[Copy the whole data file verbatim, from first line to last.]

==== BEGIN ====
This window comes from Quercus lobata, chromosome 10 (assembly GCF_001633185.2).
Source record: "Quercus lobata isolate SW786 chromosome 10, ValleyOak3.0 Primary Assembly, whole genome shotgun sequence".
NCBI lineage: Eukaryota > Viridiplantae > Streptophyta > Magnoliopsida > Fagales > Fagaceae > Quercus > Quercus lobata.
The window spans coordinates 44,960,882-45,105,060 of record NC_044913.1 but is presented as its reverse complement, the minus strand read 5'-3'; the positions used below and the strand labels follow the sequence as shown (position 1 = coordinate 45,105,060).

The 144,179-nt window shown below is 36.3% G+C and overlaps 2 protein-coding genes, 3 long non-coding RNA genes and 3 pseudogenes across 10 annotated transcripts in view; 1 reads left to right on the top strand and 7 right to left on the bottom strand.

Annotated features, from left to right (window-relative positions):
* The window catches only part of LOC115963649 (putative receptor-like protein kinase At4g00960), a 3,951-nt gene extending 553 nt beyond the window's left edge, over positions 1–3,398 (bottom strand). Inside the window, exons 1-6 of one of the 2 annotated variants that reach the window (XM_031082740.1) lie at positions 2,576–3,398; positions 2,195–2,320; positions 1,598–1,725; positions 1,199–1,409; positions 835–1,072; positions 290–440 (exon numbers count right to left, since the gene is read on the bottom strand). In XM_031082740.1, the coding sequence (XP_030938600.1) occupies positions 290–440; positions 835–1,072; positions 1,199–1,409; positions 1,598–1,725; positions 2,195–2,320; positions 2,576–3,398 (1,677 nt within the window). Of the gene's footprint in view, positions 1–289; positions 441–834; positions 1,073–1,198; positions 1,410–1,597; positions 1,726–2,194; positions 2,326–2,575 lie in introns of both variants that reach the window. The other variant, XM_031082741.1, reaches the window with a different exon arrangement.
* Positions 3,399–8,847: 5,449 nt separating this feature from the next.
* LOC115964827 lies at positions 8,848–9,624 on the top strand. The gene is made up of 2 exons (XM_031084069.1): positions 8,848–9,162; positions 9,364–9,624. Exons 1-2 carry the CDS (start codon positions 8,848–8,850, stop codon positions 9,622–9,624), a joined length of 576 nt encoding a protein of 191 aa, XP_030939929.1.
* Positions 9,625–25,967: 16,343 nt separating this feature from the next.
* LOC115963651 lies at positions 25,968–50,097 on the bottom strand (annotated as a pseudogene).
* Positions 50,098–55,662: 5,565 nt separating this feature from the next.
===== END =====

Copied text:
This window comes from Quercus lobata, chromosome 10 (assembly GCF_001633185.2).
Source record: "Quercus lobata isolate SW786 chromosome 10, ValleyOak3.0 Primary Assembly, whole genome shotgun sequence".
NCBI lineage: Eukaryota > Viridiplantae > Streptophyta > Magnoliopsida > Fagales > Fagaceae > Quercus > Quercus lobata.
The window spans coordinates 44,960,882-45,105,060 of record NC_044913.1 but is presented as its reverse complement, the minus strand read 5'-3'; the positions used below and the strand labels follow the sequence as shown (position 1 = coordinate 45,105,060).

The 144,179-nt window shown below is 36.3% G+C and overlaps 2 protein-coding genes, 3 long non-coding RNA genes and 3 pseudogenes across 10 annotated transcripts in view; 1 reads left to right on the top strand and 7 right to left on the bottom strand.

Annotated features, from left to right (window-relative positions):
* The window catches only part of LOC115963649 (putative receptor-like protein kinase At4g00960), a 3,951-nt gene extending 553 nt beyond the window's left edge, over positions 1–3,398 (bottom strand). Inside the window, exons 1-6 of one of the 2 annotated variants that reach the window (XM_031082740.1) lie at positions 2,576–3,398; positions 2,195–2,320; positions 1,598–1,725; positions 1,199–1,409; positions 835–1,072; positions 290–440 (exon numbers count right to left, since the gene is read on the bottom strand). In XM_031082740.1, the coding sequence (XP_030938600.1) occupies positions 290–440; positions 835–1,072; positions 1,199–1,409; positions 1,598–1,725; positions 2,195–2,320; positions 2,576–3,398 (1,677 nt within the window). Of the gene's footprint in view, positions 1–289; positions 441–834; positions 1,073–1,198; positions 1,410–1,597; positions 1,726–2,194; positions 2,326–2,575 lie in introns of both variants that reach the window. The other variant, XM_031082741.1, reaches the window with a different exon arrangement.
* Positions 3,399–8,847: 5,449 nt separating this feature from the next.
* LOC115964827 lies at positions 8,848–9,624 on the top strand. The gene is made up of 2 exons (XM_031084069.1): positions 8,848–9,162; positions 9,364–9,624. Exons 1-2 carry the CDS (start codon positions 8,848–8,850, stop codon positions 9,622–9,624), a joined length of 576 nt encoding a protein of 191 aa, XP_030939929.1.
* Positions 9,625–25,967: 16,343 nt separating this feature from the next.
* LOC115963651 lies at positions 25,968–50,097 on the bottom strand (annotated as a pseudogene).
* Positions 50,098–55,662: 5,565 nt separating this feature from the next.